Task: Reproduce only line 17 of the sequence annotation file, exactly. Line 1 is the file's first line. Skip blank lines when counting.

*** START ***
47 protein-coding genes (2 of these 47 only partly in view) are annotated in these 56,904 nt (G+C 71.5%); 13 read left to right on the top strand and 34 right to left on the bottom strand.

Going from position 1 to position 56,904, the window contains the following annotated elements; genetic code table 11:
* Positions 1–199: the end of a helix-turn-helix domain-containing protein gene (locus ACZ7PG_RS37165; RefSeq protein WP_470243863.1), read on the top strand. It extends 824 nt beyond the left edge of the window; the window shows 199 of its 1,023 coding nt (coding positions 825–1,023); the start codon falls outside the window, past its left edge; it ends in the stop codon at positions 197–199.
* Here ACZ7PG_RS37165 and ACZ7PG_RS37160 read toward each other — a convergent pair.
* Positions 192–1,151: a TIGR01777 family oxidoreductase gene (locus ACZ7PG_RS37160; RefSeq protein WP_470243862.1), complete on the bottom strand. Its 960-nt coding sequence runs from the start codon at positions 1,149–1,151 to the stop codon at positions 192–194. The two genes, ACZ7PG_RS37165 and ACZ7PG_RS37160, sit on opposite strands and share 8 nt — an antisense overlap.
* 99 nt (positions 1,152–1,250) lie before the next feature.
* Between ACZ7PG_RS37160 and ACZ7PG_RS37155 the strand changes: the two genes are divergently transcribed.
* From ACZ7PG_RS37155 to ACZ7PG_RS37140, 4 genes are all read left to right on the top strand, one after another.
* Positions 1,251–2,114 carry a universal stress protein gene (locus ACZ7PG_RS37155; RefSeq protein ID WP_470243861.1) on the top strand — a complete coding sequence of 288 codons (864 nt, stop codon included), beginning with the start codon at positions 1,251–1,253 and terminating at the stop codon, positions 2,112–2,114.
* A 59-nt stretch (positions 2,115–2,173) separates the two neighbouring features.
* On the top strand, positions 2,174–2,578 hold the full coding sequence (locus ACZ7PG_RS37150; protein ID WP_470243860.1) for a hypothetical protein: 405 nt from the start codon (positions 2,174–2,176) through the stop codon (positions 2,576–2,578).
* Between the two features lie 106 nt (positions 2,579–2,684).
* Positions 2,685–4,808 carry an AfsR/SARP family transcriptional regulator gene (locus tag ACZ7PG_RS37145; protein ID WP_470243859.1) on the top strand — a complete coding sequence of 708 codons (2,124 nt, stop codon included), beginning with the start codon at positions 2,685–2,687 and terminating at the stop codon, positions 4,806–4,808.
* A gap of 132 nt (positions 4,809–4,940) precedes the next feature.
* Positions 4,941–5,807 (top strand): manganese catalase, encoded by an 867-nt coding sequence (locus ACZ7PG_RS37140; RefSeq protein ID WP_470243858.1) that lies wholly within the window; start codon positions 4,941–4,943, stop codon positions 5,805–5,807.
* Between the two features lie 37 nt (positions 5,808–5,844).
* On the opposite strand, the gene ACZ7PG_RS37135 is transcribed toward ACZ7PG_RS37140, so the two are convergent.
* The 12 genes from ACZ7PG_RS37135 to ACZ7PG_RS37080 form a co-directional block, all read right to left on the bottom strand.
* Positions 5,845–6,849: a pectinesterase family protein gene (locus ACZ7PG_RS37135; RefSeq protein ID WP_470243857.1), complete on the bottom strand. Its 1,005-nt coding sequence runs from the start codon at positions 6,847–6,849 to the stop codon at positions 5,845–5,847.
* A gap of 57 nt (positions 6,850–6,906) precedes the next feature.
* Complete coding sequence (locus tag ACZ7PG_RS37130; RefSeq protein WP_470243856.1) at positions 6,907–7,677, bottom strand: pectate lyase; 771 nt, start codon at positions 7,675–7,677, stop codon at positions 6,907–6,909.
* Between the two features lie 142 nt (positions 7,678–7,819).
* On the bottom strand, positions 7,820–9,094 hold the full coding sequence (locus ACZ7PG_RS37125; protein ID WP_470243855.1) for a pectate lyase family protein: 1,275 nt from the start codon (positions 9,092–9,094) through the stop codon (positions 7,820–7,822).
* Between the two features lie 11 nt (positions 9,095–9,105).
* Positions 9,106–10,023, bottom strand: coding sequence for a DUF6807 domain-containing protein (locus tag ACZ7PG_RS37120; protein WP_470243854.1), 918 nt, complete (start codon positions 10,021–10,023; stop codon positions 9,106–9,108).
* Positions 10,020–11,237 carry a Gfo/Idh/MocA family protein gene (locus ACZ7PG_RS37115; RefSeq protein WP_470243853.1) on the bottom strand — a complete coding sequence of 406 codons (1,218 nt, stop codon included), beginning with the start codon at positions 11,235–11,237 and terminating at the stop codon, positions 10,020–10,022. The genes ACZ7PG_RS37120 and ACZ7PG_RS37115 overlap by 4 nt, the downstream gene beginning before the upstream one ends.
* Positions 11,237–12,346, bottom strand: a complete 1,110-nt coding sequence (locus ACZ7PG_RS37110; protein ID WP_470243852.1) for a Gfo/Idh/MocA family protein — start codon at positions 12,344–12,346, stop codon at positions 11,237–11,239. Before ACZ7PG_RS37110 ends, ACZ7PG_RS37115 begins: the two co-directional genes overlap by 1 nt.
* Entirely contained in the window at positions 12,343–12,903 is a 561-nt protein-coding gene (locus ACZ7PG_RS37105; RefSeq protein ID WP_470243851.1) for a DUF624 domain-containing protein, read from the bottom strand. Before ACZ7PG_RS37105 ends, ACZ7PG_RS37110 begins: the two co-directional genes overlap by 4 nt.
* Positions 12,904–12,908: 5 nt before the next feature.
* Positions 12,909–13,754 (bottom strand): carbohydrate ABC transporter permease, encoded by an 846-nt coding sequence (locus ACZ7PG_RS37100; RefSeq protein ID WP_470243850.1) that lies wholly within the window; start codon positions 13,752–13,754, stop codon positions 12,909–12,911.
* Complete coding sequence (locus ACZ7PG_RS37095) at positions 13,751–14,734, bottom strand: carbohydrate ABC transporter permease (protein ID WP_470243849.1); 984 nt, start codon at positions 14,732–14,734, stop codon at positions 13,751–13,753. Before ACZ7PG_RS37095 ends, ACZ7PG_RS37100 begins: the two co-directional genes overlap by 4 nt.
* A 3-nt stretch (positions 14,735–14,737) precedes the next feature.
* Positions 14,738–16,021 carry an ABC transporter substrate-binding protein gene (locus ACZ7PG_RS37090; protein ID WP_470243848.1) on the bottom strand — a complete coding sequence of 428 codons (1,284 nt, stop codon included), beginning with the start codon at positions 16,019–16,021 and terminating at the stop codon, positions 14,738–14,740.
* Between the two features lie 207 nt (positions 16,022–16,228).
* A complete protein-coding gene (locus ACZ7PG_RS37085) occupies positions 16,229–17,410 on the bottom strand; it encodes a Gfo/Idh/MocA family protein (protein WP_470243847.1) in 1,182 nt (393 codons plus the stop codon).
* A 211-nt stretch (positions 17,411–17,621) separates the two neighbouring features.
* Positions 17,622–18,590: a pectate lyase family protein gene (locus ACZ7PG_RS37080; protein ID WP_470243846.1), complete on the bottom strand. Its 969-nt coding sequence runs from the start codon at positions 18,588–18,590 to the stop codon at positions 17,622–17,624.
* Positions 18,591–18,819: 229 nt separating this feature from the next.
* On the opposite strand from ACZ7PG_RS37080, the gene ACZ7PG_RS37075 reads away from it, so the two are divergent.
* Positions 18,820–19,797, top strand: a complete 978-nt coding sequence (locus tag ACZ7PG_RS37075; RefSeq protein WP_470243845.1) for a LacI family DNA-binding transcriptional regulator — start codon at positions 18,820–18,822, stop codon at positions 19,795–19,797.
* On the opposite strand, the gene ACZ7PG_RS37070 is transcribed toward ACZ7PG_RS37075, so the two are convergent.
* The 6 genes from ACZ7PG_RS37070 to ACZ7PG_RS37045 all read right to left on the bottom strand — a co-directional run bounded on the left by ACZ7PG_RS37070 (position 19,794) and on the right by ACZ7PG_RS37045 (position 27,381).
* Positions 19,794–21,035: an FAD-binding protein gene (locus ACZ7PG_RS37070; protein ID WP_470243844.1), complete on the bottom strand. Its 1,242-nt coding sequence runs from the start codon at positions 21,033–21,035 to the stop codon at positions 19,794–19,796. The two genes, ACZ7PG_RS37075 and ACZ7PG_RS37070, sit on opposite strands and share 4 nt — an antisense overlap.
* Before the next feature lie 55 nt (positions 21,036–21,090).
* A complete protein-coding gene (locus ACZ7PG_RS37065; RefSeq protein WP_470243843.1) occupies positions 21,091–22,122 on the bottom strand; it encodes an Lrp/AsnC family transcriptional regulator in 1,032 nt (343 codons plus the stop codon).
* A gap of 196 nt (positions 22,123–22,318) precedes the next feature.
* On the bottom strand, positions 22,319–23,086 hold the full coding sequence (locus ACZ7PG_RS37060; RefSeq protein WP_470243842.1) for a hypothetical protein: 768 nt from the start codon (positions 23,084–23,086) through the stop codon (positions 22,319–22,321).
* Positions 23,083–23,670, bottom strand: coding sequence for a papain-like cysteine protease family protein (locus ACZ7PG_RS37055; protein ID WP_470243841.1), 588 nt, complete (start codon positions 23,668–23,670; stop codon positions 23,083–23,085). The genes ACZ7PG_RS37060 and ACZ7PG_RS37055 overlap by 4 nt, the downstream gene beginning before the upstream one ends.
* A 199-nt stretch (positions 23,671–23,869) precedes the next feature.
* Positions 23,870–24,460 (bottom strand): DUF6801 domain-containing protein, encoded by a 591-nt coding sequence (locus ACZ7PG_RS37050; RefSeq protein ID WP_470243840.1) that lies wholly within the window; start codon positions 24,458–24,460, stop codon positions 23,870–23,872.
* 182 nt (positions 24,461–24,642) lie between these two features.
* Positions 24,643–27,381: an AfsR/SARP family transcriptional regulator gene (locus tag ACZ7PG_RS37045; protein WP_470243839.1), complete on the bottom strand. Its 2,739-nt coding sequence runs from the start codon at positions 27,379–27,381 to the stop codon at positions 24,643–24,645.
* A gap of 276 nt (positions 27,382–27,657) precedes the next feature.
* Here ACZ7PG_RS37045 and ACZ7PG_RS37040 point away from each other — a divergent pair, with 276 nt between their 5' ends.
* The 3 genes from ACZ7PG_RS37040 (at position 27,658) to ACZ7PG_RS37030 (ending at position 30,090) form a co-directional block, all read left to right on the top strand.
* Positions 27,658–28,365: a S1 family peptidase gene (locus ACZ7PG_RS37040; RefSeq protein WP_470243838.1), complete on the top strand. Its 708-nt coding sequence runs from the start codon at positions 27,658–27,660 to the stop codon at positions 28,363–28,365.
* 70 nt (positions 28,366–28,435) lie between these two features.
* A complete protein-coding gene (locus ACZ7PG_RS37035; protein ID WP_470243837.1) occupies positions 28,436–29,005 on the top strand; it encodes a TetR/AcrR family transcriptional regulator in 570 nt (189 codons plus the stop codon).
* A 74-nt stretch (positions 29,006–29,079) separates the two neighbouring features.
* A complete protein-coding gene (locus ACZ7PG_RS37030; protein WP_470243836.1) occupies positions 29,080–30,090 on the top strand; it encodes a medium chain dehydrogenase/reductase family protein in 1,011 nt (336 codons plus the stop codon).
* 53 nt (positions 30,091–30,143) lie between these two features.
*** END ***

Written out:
* On the opposite strand, the gene ACZ7PG_RS37135 is transcribed toward ACZ7PG_RS37140, so the two are convergent.